Reserves are held both to meet unexpected withdrawals and to settle payments between banks, with the latter motive being substantially more significant. Large-scale wholesale payments processed through Fedwire are done through a real-time gross settlement system. This means that payments to and from banks are credited and debited in real-time. If the bank has insufficient reserves to cover a debit in their reserve account, the bank is extended credit that is expected to be repaid by the end of the Fedwire day. Historically, a large portion of these daylight overdrafts have been backed by pledged collateral of the bank.3 It follows that banks can hold either highly liquid, short-term debt such as Treasury bills and other forms of short-term debt that can be sold quickly or used in repurchase agreements in the event of an overdraft or banks can hold reserves sufficient to fund payments. Prior to the paying of interest on reserves, banks faced a trade-off of holding short-term debt or reserves. If the bank held reserves it would enable more efficient settlement of payments at the cost of foregone interest on short-term debt. Holding interest-bearing assets provided a positive rate of return, but overdrafts due to insufficient reserve balances were subject to fees. With the payment of interest on excess reserves, this tradeoff is eliminated because the policy change allows banks to earn interest comparable to alternative assets while avoiding fees associated with overdrafts. The market for daylight overdrafts therefore provides an opportunity to analyze the effect of the payment of interest on reserves.

The paper confirms that the adoption of interest on reserves in October 2008 was indeed a serious (contractionary) policy error.  More broadly, it reconfirms the importance of looking beyond interest rates when evaluating monetary policy, and specifically the importance of the portfolio rebalancing channel as a transmission mechanism for changes in the quantity of base money.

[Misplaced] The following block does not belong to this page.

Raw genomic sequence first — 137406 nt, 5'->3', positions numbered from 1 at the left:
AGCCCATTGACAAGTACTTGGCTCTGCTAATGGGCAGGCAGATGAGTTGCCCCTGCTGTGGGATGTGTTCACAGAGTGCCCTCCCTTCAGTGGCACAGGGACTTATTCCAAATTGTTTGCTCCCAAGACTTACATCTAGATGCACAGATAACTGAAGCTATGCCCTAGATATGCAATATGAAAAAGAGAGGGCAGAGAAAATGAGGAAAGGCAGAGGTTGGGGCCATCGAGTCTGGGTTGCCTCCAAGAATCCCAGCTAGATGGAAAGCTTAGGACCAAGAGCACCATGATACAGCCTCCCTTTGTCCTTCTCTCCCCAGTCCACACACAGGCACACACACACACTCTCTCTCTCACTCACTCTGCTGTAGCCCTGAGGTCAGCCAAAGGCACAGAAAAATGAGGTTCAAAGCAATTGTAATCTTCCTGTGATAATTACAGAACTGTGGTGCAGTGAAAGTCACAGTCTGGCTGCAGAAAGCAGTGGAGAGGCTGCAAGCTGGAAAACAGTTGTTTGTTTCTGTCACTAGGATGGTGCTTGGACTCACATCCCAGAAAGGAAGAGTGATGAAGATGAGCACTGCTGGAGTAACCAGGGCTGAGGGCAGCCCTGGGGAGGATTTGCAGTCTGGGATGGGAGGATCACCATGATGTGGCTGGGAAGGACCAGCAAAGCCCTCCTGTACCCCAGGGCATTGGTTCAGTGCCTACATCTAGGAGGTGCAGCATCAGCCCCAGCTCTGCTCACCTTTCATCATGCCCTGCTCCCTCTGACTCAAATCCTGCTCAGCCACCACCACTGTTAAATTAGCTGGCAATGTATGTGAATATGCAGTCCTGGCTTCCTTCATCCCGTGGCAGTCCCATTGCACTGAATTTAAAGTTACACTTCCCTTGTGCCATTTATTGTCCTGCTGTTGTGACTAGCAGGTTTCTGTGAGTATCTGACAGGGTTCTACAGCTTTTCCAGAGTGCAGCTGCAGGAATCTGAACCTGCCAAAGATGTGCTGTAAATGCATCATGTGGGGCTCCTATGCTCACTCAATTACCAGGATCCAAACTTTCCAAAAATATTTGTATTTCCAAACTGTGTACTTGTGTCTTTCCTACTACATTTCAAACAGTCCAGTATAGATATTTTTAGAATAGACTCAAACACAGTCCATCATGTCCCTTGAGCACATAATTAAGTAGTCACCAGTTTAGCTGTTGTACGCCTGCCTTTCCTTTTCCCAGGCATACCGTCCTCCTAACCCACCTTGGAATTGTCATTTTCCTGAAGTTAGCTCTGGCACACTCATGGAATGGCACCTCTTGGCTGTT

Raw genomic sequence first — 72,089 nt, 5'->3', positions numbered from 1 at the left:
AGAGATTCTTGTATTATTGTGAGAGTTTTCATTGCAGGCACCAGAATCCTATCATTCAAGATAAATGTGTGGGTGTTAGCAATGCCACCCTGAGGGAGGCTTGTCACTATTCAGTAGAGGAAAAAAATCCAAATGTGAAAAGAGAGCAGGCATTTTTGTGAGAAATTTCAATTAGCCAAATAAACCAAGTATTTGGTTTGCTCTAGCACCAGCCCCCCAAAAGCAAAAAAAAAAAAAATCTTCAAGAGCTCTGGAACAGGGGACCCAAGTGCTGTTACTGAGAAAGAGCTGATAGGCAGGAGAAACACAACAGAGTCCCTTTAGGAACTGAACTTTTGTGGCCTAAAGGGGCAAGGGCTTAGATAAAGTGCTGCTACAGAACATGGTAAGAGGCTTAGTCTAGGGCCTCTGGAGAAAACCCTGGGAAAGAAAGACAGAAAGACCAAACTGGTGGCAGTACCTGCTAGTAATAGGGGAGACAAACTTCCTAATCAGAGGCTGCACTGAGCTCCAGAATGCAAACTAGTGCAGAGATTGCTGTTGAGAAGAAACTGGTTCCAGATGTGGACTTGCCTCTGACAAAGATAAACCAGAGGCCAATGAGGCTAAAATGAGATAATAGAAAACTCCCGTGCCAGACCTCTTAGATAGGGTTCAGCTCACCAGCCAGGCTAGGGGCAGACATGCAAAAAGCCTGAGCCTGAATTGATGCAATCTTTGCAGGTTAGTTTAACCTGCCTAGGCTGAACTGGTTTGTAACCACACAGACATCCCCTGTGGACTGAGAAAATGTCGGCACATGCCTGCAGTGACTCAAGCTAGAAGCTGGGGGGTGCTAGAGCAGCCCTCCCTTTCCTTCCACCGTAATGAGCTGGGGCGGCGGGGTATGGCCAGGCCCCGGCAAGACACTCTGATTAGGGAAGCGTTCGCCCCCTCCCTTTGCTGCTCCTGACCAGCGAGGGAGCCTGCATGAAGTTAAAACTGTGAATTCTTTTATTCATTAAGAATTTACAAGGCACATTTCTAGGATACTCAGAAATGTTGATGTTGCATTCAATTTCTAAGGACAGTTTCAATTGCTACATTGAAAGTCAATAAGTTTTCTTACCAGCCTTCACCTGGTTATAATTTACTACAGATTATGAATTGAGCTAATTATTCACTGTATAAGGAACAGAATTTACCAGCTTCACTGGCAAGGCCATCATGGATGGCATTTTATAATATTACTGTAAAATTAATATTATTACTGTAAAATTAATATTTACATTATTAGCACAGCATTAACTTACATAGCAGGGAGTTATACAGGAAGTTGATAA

Time to abolish interest on reserves

Patrick Sullivan directed me to a very interesting essay by Ben Bernanke.  As you’d expect, the article is well thought out and mostly accurate.  But there is one issue on which I strongly disagree:

Prior to the crisis, the Fed set short-term interest rates through open-market operations that varied the quantity of bank reserves in the system, a technique which involved on average low levels of reserves—perhaps $10 billion or so. Today, the level of bank reserves is much higher, which makes it impossible to manage interest rates through small changes in the supply of reserves. Instead, the Fed manages short-term interest rates by setting certain key administered interest rates, such as the rate it pays bank on reserves held with the Fed. This “floor system” (called that because rates like the interest rate on bank reserves set a floor for the policy rate) was adopted out of necessity but seems to be gaining favor with the FOMC as a better way to manage monetary policy.

The phrase “adopted out of necessity” caught my attention.  I think this is a very misleading way to describe what Ben Bernanke and I both think happened in October 2008. Presumably Bernanke means that given the Fed had decided to inject a large amount of reserves into the banking system in September 2008, and given the Fed had decided that it was unwise to reduce the interest rate target below 2% in September 2008, the IOR policy was necessary to keep the market fed funds rate close to the policy target.  But I think the average reader would not understand this very restrictive meaning of “necessity”.  The average reader might assume that Bernanke was saying something more like, “looking back on things, the imposition of IOR in October 2008 was necessary to meet the Fed’s policy mandate.”  In fact, it was just the opposite.  The decision to adopt IOR helped to prevent the Fed from achieving its policy goals, by making the Great Recession more severe than otherwise.  That’s not just my opinion; unless I am mistaken that’s the implicit message of Bernanke’s memoir, where he indicated that, in retrospect, the Fed did not move quickly enough to cut rates in the fall of 2008.

The world would be a better place today if the Fed had never instituted its policy of IOR in 2008.  I really don’t see how anyone can seriously dispute this claim.  If you want to dispute the claim, what specific way did IOR make the world a better place? When the policy was adopted in 2008, the New York Fed explained it to the public as a contractionary policy.  Can anyone seriously argue that the world would be worse off if monetary policy had been less contractionary in 2008-12?  Why?